• JNU attack once again betokens police state

    Suhit K Sen

    January 7, 2020

    Image Courtesy: Hindustan Times

    Rarely has a sustained period of aggression been launched against students carrying out a countrywide protest that has an equal in India itself or in the annals of the free, democratic world. Unfortunately, the sheer brutality of the attacks by members of the All Bharatiya Janata Party (ABVP, the students’ wing of the Rashtriya Swayamsevak Sangh or RSS) in cahoots with the venal and sadistic Delhi Police on students of the Jawaharlal Nehru University (JNU) on Sunday went far beyond legal conduct.

    Since the violence against the Citizenship Amendment Act (CAA) 2019, broke on 13 December 2019, the day of its passage in the Lok Sabha, violence marred violence in Meghalaya and Kolkata, too, where the management was largely led by students. Then, of course, the same much-vaunted city force staged attacks on the students of Jamia Millia Islamia (Jamia) in obvious contravention of law and procedure, not to mention in breach of common humanity.

    Jamia redux was played out on Monday in New Delhi, when a gang of ABVP Black Shirt stormtroopers attacked the JNU campus. The campus had been off-course because of the long, and most will say justifiable, strike against a fee hike. Nevertheless, clearly the numbers were down. And the goons went about beating students indiscriminately. Some faculty members were also beaten. The use of excessive force was denied. But televisions screens beamed pictures of the gates being closed with both the beaten community of students and their armed tormentors inside. One observer put the number of SS cadres at near 200.

    The murderous mobs, who should behind bars, also asked a bearded man his religion, while a pro-RSS Sanskrit teacher walked up to a local Bharatiya Janata Dal (BJP) and told him, “Students are scaling the wall and stepping outside campus. Tell your boys to push them back.”

    Let us replay the Jamia issue. Just five days after the CAA was passed by Parliament, students of the university held a rally. In response came immensely disproportional force against them. The Jamia operation was carried out, no doubt, on the orders of Union Home Minister Amit Shah, that indomitable champion of CAA. The force, however, illegally entered the university campus, beat up students, some of them ignominiously dragged girls and boys from rooms and toilets and rampaged through campus, destroying invaluable property, including books from the raided library.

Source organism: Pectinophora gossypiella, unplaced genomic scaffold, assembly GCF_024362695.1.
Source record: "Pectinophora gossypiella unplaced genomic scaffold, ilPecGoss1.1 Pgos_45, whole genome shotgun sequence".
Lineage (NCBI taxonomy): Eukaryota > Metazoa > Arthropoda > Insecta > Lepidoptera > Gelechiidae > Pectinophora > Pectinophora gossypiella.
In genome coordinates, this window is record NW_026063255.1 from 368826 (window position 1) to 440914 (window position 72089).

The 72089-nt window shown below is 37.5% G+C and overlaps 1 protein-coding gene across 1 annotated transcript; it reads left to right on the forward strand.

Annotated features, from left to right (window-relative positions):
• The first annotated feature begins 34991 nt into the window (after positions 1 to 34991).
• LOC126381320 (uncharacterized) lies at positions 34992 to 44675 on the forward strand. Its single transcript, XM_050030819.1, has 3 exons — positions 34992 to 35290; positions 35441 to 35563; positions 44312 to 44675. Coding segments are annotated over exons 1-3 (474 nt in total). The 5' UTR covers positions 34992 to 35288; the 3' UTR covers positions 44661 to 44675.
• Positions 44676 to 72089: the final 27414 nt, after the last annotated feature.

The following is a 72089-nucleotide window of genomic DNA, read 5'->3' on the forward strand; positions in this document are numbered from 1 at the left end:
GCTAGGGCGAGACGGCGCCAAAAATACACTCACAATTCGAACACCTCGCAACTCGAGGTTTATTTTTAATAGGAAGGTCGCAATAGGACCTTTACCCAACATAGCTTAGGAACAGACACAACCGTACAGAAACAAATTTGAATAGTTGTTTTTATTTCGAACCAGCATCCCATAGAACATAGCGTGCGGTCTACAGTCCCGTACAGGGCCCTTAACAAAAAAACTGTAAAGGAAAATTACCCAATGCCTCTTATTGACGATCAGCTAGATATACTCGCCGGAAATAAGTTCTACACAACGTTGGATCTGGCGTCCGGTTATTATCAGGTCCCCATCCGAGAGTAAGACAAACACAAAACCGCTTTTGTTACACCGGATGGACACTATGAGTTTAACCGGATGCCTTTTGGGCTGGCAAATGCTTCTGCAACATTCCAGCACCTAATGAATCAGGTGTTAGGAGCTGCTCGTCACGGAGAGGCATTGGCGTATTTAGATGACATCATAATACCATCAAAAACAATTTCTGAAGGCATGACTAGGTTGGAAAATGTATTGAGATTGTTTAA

Once on the defensive, the administration had to stick to their guns, claiming they had not fired a single round during the episode. A police report, in fact, showed they fired several. Like the Cyberabad Police, one expects. If no action is taken against Delhi Police, the Home Ministry will have ended up having stated categorically that his police force is his business—a private army. And Karnataka state will be emboldened to follow suit, with all his fellow chief ministers in the National Democratic Alliance.

    The obscene attack on Jamia and its students was repeated in Aligarh Muslim University, when policed bulled their way on campus and beat students indiscriminately without recourse to due process or the reasonableness of law.

    By the time the Jamia episode took place, the movement against the CAA and National Register of Indian Citizens had started to snowball. The movement was peaceful by and large in most places in India—symbolised by the dramatic movements in Bengaluru, Chennai, Delhi, and Kolkata. In the rest of the country, too, robust movements were held.

    Violence happened on a large scale in small pockets of the country, mostly either provoked by the brutalities of the police or the agents provocateurs mentioned above. Many of the latter were members of Sangh branches as discovered in West Bengal and Uttar Pradesh. In Uttar Pradesh, the brutalities have been intense and still carry on. The body count has not been written out fully even now; bat for something in the double figures.

    Coordinated gang attacks on academic institutions across the country is becoming—if it has not already done so—endemic. JNU is a show-piece academic institution in Delhi and India. Yet, neither Prime Minister Modi nor Shah bothered to pass even the most anodyne of comments. The administration blamed the students who were peacefully protesting an internal matter of the university. And Union Finance Minister Nirmala Sitharaman, usually so quick to comment on the state of the weather in, say, Upper Volta, had no sympathy for students from her alma mater.

    These relentless attacks appear to have two main objectives, both beloved of the BJP: first, to capture institutions, insert into them its dodgy ideologues, who will re-package the social sciences mainly; and, second, the mediocrisation of all institutions, because what they want is a citizenry that will not think for itself.

    The impunity allowed to the police forces, and of course, all paramilitary forces to act summarily to deprive them of their liberty and sometimes, unfortunately, life is sending India careening down a steep, slippery slope towards a genuine authoritarian nation. Inscribed at its centre will be the hard Hindu state.


    The author is a freelance journalist and researcher. The views are personal.

    First published in Newsclick.

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